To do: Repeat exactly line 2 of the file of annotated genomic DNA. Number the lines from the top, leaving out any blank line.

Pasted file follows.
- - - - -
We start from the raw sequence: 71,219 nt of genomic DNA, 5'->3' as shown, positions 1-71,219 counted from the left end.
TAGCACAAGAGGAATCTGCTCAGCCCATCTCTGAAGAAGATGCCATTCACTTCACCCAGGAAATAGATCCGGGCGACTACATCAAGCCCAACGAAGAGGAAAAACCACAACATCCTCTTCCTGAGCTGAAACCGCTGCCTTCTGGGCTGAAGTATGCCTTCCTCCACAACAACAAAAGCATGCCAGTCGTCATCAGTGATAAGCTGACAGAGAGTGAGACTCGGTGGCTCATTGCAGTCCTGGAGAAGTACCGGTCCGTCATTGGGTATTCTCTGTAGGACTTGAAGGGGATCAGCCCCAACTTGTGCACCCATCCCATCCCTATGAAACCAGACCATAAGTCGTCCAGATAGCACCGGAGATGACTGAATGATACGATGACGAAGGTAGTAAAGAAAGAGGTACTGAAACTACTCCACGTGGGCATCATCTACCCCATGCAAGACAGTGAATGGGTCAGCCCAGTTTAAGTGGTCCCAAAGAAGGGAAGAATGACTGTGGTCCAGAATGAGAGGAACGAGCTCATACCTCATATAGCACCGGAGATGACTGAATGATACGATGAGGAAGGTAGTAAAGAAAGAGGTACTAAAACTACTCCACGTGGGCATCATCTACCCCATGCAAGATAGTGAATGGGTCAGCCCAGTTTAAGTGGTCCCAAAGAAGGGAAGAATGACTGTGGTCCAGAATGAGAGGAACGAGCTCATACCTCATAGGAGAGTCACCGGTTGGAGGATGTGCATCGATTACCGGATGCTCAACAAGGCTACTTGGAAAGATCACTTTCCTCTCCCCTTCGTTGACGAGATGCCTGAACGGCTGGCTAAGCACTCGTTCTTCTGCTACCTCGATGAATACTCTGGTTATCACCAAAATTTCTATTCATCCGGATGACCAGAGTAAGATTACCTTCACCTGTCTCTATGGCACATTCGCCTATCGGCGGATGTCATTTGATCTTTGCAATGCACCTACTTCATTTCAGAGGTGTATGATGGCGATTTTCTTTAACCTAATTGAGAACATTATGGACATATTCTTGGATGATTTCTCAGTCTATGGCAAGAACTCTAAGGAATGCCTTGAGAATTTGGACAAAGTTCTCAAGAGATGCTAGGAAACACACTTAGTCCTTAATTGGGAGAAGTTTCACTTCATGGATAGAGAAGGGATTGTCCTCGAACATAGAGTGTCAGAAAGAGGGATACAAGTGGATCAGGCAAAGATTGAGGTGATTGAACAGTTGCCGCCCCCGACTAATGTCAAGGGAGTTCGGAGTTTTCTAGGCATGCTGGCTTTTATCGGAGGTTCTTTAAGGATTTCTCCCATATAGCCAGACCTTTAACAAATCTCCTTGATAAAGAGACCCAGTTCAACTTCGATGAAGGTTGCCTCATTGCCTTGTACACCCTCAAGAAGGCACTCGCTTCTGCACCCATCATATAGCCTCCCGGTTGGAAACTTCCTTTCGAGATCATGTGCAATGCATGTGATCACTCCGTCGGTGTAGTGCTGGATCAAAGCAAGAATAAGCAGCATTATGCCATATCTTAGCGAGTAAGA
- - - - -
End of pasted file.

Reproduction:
TAGCACAAGAGGAATCTGCTCAGCCCATCTCTGAAGAAGATGCCATTCACTTCACCCAGGAAATAGATCCGGGCGACTACATCAAGCCCAACGAAGAGGAAAAACCACAACATCCTCTTCCTGAGCTGAAACCGCTGCCTTCTGGGCTGAAGTATGCCTTCCTCCACAACAACAAAAGCATGCCAGTCGTCATCAGTGATAAGCTGACAGAGAGTGAGACTCGGTGGCTCATTGCAGTCCTGGAGAAGTACCGGTCCGTCATTGGGTATTCTCTGTAGGACTTGAAGGGGATCAGCCCCAACTTGTGCACCCATCCCATCCCTATGAAACCAGACCATAAGTCGTCCAGATAGCACCGGAGATGACTGAATGATACGATGACGAAGGTAGTAAAGAAAGAGGTACTGAAACTACTCCACGTGGGCATCATCTACCCCATGCAAGACAGTGAATGGGTCAGCCCAGTTTAAGTGGTCCCAAAGAAGGGAAGAATGACTGTGGTCCAGAATGAGAGGAACGAGCTCATACCTCATATAGCACCGGAGATGACTGAATGATACGATGAGGAAGGTAGTAAAGAAAGAGGTACTAAAACTACTCCACGTGGGCATCATCTACCCCATGCAAGATAGTGAATGGGTCAGCCCAGTTTAAGTGGTCCCAAAGAAGGGAAGAATGACTGTGGTCCAGAATGAGAGGAACGAGCTCATACCTCATAGGAGAGTCACCGGTTGGAGGATGTGCATCGATTACCGGATGCTCAACAAGGCTACTTGGAAAGATCACTTTCCTCTCCCCTTCGTTGACGAGATGCCTGAACGGCTGGCTAAGCACTCGTTCTTCTGCTACCTCGATGAATACTCTGGTTATCACCAAAATTTCTATTCATCCGGATGACCAGAGTAAGATTACCTTCACCTGTCTCTATGGCACATTCGCCTATCGGCGGATGTCATTTGATCTTTGCAATGCACCTACTTCATTTCAGAGGTGTATGATGGCGATTTTCTTTAACCTAATTGAGAACATTATGGACATATTCTTGGATGATTTCTCAGTCTATGGCAAGAACTCTAAGGAATGCCTTGAGAATTTGGACAAAGTTCTCAAGAGATGCTAGGAAACACACTTAGTCCTTAATTGGGAGAAGTTTCACTTCATGGATAGAGAAGGGATTGTCCTCGAACATAGAGTGTCAGAAAGAGGGATACAAGTGGATCAGGCAAAGATTGAGGTGATTGAACAGTTGCCGCCCCCGACTAATGTCAAGGGAGTTCGGAGTTTTCTAGGCATGCTGGCTTTTATCGGAGGTTCTTTAAGGATTTCTCCCATATAGCCAGACCTTTAACAAATCTCCTTGATAAAGAGACCCAGTTCAACTTCGATGAAGGTTGCCTCATTGCCTTGTACACCCTCAAGAAGGCACTCGCTTCTGCACCCATCATATAGCCTCCCGGTTGGAAACTTCCTTTCGAGATCATGTGCAATGCATGTGATCACTCCGTCGGTGTAGTGCTGGATCAAAGCAAGAATAAGCAGCATTATGCCATATCTTAGCGAGTAAGA